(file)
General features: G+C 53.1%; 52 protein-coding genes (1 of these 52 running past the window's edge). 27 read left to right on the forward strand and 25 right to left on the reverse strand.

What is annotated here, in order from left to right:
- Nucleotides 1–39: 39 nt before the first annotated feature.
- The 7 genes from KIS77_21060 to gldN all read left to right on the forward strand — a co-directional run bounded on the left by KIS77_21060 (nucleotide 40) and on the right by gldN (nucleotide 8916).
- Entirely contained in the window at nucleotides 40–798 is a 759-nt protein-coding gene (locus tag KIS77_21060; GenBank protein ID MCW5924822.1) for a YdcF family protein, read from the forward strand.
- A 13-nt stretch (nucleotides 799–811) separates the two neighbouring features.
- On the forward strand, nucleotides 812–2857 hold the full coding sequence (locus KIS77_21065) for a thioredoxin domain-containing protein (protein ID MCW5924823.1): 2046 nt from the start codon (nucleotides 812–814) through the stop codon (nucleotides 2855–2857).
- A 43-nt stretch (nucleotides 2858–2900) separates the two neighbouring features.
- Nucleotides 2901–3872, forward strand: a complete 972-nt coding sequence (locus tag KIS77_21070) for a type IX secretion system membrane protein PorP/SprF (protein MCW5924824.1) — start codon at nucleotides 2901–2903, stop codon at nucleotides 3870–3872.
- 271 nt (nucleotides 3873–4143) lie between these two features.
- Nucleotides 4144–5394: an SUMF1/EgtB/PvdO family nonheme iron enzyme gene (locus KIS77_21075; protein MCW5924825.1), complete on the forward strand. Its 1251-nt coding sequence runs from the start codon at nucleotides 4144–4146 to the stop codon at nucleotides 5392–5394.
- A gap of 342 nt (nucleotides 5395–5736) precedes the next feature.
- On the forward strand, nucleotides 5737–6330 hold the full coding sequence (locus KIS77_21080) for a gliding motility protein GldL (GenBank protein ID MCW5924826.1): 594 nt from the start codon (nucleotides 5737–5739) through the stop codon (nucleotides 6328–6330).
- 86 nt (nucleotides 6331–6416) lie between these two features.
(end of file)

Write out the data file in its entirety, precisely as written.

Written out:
General features: G+C 53.1%; 52 protein-coding genes (1 of these 52 running past the window's edge). 27 read left to right on the forward strand and 25 right to left on the reverse strand.

What is annotated here, in order from left to right:
- Nucleotides 1–39: 39 nt before the first annotated feature.
- The 7 genes from KIS77_21060 to gldN all read left to right on the forward strand — a co-directional run bounded on the left by KIS77_21060 (nucleotide 40) and on the right by gldN (nucleotide 8916).
- Entirely contained in the window at nucleotides 40–798 is a 759-nt protein-coding gene (locus tag KIS77_21060; GenBank protein ID MCW5924822.1) for a YdcF family protein, read from the forward strand.
- A 13-nt stretch (nucleotides 799–811) separates the two neighbouring features.
- On the forward strand, nucleotides 812–2857 hold the full coding sequence (locus KIS77_21065) for a thioredoxin domain-containing protein (protein ID MCW5924823.1): 2046 nt from the start codon (nucleotides 812–814) through the stop codon (nucleotides 2855–2857).
- A 43-nt stretch (nucleotides 2858–2900) separates the two neighbouring features.
- Nucleotides 2901–3872, forward strand: a complete 972-nt coding sequence (locus tag KIS77_21070) for a type IX secretion system membrane protein PorP/SprF (protein MCW5924824.1) — start codon at nucleotides 2901–2903, stop codon at nucleotides 3870–3872.
- 271 nt (nucleotides 3873–4143) lie between these two features.
- Nucleotides 4144–5394: an SUMF1/EgtB/PvdO family nonheme iron enzyme gene (locus KIS77_21075; protein MCW5924825.1), complete on the forward strand. Its 1251-nt coding sequence runs from the start codon at nucleotides 4144–4146 to the stop codon at nucleotides 5392–5394.
- A gap of 342 nt (nucleotides 5395–5736) precedes the next feature.
- On the forward strand, nucleotides 5737–6330 hold the full coding sequence (locus KIS77_21080) for a gliding motility protein GldL (GenBank protein ID MCW5924826.1): 594 nt from the start codon (nucleotides 5737–5739) through the stop codon (nucleotides 6328–6330).
- 86 nt (nucleotides 6331–6416) lie between these two features.